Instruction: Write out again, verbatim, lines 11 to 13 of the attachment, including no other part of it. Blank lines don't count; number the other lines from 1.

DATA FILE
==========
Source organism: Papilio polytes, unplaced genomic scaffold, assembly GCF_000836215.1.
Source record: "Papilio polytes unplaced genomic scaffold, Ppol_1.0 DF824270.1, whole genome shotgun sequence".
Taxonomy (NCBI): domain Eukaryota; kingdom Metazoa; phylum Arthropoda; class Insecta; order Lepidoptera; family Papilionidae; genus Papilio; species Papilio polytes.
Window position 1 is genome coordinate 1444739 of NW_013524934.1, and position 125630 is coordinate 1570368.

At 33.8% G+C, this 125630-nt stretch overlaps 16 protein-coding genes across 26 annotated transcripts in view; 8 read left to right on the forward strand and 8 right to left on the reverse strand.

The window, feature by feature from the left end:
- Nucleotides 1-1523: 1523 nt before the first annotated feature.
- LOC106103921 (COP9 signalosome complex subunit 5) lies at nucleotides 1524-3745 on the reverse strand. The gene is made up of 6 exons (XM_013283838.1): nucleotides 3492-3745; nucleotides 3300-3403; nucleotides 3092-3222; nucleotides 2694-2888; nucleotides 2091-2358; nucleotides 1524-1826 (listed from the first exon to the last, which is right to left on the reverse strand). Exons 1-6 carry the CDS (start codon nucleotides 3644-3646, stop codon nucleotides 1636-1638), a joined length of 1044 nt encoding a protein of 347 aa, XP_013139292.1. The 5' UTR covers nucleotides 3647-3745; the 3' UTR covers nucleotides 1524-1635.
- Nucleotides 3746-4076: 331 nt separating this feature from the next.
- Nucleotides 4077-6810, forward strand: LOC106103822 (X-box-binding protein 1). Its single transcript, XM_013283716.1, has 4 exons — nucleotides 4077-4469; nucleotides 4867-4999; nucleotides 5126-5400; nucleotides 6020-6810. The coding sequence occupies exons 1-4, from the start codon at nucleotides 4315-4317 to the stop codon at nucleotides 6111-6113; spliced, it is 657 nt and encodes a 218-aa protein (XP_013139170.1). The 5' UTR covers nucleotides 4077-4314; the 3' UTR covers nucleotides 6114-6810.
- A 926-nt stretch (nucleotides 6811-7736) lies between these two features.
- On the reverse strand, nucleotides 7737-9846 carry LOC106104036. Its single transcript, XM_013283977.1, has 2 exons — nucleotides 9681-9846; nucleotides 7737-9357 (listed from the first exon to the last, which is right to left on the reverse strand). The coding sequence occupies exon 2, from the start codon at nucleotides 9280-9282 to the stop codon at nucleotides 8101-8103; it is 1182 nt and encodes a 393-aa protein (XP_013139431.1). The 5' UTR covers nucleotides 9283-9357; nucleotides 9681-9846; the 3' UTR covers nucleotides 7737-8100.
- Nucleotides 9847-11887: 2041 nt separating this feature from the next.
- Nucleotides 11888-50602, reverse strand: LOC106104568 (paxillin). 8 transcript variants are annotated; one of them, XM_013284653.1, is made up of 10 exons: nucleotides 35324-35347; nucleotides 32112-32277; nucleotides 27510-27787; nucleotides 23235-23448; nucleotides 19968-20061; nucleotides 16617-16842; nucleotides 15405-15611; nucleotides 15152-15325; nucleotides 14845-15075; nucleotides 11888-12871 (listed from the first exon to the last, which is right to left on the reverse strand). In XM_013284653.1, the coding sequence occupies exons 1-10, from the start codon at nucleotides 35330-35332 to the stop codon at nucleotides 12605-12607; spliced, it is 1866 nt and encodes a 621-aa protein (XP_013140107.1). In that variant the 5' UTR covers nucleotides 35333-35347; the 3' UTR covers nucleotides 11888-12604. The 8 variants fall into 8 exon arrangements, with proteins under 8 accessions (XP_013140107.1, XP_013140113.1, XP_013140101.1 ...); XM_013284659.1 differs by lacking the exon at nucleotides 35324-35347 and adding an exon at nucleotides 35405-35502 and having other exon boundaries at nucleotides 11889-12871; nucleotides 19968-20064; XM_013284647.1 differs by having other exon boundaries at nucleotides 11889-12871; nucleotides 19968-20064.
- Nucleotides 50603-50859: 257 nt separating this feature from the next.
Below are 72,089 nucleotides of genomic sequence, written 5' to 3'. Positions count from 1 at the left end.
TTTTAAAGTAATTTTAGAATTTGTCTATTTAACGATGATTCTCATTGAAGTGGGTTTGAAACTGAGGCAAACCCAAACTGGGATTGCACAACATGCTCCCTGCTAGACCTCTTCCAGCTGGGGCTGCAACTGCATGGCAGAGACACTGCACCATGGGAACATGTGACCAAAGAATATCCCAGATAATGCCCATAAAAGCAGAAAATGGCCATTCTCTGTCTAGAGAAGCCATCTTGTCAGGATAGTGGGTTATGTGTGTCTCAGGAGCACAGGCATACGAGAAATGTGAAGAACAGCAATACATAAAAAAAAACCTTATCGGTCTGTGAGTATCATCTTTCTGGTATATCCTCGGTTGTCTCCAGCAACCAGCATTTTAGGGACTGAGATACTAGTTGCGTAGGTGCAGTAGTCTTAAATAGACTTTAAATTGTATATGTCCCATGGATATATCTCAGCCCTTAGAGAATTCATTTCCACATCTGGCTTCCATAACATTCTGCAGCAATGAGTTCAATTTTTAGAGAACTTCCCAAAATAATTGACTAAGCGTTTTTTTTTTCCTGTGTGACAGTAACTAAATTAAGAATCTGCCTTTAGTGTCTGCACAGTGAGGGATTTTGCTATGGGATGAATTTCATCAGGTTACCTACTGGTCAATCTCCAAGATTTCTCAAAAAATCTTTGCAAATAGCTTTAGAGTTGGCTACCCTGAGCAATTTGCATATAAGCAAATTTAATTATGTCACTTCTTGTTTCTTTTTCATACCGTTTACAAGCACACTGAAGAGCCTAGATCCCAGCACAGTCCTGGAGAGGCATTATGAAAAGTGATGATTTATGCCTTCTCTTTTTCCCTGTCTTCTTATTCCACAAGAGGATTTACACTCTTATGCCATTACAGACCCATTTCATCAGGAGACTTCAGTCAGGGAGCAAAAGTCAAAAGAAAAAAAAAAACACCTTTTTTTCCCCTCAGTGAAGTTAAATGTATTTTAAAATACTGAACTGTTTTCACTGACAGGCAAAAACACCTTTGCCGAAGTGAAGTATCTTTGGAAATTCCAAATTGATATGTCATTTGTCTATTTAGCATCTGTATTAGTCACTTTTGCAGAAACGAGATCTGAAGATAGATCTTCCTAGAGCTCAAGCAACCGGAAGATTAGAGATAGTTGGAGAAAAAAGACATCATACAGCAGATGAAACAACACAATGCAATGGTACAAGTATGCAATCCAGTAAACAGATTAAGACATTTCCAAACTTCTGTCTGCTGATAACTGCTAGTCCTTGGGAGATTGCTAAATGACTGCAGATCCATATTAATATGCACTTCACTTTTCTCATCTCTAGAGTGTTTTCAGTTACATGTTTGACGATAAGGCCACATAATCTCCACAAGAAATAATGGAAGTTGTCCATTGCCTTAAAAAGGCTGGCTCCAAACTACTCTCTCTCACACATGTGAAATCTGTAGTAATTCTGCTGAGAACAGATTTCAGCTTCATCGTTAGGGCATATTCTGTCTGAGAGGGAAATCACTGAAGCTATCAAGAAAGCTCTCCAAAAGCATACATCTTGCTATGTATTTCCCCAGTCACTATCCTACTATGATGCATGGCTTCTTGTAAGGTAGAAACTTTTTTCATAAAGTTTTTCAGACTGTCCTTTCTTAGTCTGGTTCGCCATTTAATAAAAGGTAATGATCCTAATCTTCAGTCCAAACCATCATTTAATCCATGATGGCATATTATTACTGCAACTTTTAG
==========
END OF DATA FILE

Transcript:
- A 926-nt stretch (nucleotides 6811-7736) lies between these two features.
- On the reverse strand, nucleotides 7737-9846 carry LOC106104036. Its single transcript, XM_013283977.1, has 2 exons — nucleotides 9681-9846; nucleotides 7737-9357 (listed from the first exon to the last, which is right to left on the reverse strand). The coding sequence occupies exon 2, from the start codon at nucleotides 9280-9282 to the stop codon at nucleotides 8101-8103; it is 1182 nt and encodes a 393-aa protein (XP_013139431.1). The 5' UTR covers nucleotides 9283-9357; nucleotides 9681-9846; the 3' UTR covers nucleotides 7737-8100.
- Nucleotides 9847-11887: 2041 nt separating this feature from the next.